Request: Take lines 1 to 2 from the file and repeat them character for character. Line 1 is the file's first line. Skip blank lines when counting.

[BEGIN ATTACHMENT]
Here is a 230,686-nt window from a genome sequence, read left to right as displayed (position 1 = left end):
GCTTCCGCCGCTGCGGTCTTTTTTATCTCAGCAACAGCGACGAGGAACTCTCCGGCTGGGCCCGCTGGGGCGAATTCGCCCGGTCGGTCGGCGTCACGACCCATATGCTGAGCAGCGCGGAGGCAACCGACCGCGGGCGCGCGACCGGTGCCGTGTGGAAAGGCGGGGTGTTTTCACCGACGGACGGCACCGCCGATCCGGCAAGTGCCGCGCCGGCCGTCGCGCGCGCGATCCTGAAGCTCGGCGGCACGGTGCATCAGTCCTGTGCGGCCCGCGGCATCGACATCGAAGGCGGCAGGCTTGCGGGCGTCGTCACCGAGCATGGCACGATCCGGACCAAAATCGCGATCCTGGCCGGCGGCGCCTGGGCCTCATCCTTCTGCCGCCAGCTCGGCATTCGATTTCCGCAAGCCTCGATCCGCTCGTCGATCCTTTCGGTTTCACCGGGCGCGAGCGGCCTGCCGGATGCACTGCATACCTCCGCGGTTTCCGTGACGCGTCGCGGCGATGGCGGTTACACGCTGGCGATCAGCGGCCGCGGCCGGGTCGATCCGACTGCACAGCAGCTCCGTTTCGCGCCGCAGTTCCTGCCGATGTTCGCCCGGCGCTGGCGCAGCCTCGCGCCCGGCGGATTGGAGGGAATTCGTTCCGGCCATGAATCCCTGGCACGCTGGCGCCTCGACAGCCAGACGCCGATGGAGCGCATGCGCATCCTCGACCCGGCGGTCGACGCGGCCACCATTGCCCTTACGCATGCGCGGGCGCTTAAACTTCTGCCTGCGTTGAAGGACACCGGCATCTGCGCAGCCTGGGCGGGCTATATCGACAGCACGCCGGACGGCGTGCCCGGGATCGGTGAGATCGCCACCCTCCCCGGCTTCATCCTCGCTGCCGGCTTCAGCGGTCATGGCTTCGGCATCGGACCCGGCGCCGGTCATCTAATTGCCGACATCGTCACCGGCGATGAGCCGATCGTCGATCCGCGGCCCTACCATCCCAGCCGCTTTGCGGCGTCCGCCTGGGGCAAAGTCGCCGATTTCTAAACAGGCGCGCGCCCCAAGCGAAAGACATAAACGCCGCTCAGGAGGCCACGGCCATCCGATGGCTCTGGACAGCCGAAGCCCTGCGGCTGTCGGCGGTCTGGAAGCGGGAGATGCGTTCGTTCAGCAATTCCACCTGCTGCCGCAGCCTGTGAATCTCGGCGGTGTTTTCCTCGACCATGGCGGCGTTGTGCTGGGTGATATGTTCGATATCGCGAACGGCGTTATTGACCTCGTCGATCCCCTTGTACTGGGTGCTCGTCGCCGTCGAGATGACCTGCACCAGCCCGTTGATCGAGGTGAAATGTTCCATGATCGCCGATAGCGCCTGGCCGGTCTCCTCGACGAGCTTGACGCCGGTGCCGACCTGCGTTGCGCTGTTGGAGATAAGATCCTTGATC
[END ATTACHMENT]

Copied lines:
Here is a 230,686-nt window from a genome sequence, read left to right as displayed (position 1 = left end):
GCTTCCGCCGCTGCGGTCTTTTTTATCTCAGCAACAGCGACGAGGAACTCTCCGGCTGGGCCCGCTGGGGCGAATTCGCCCGGTCGGTCGGCGTCACGACCCATATGCTGAGCAGCGCGGAGGCAACCGACCGCGGGCGCGCGACCGGTGCCGTGTGGAAAGGCGGGGTGTTTTCACCGACGGACGGCACCGCCGATCCGGCAAGTGCCGCGCCGGCCGTCGCGCGCGCGATCCTGAAGCTCGGCGGCACGGTGCATCAGTCCTGTGCGGCCCGCGGCATCGACATCGAAGGCGGCAGGCTTGCGGGCGTCGTCACCGAGCATGGCACGATCCGGACCAAAATCGCGATCCTGGCCGGCGGCGCCTGGGCCTCATCCTTCTGCCGCCAGCTCGGCATTCGATTTCCGCAAGCCTCGATCCGCTCGTCGATCCTTTCGGTTTCACCGGGCGCGAGCGGCCTGCCGGATGCACTGCATACCTCCGCGGTTTCCGTGACGCGTCGCGGCGATGGCGGTTACACGCTGGCGATCAGCGGCCGCGGCCGGGTCGATCCGACTGCACAGCAGCTCCGTTTCGCGCCGCAGTTCCTGCCGATGTTCGCCCGGCGCTGGCGCAGCCTCGCGCCCGGCGGATTGGAGGGAATTCGTTCCGGCCATGAATCCCTGGCACGCTGGCGCCTCGACAGCCAGACGCCGATGGAGCGCATGCGCATCCTCGACCCGGCGGTCGACGCGGCCACCATTGCCCTTACGCATGCGCGGGCGCTTAAACTTCTGCCTGCGTTGAAGGACACCGGCATCTGCGCAGCCTGGGCGGGCTATATCGACAGCACGCCGGACGGCGTGCCCGGGATCGGTGAGATCGCCACCCTCCCCGGCTTCATCCTCGCTGCCGGCTTCAGCGGTCATGGCTTCGGCATCGGACCCGGCGCCGGTCATCTAATTGCCGACATCGTCACCGGCGATGAGCCGATCGTCGATCCGCGGCCCTACCATCCCAGCCGCTTTGCGGCGTCCGCCTGGGGCAAAGTCGCCGATTTCTAAACAGGCGCGCGCCCCAAGCGAAAGACATAAACGCCGCTCAGGAGGCCACGGCCATCCGATGGCTCTGGACAGCCGAAGCCCTGCGGCTGTCGGCGGTCTGGAAGCGGGAGATGCGTTCGTTCAGCAATTCCACCTGCTGCCGCAGCCTGTGAATCTCGGCGGTGTTTTCCTCGACCATGGCGGCGTTGTGCTGGGTGATATGTTCGATATCGCGAACGGCGTTATTGACCTCGTCGATCCCCTTGTACTGGGTGCTCGTCGCCGTCGAGATGACCTGCACCAGCCCGTTGATCGAGGTGAAATGTTCCATGATCGCCGATAGCGCCTGGCCGGTCTCCTCGACGAGCTTGACGCCGGTGCCGACCTGCGTTGCGCTGTTGGAGATAAGATCCTTGATC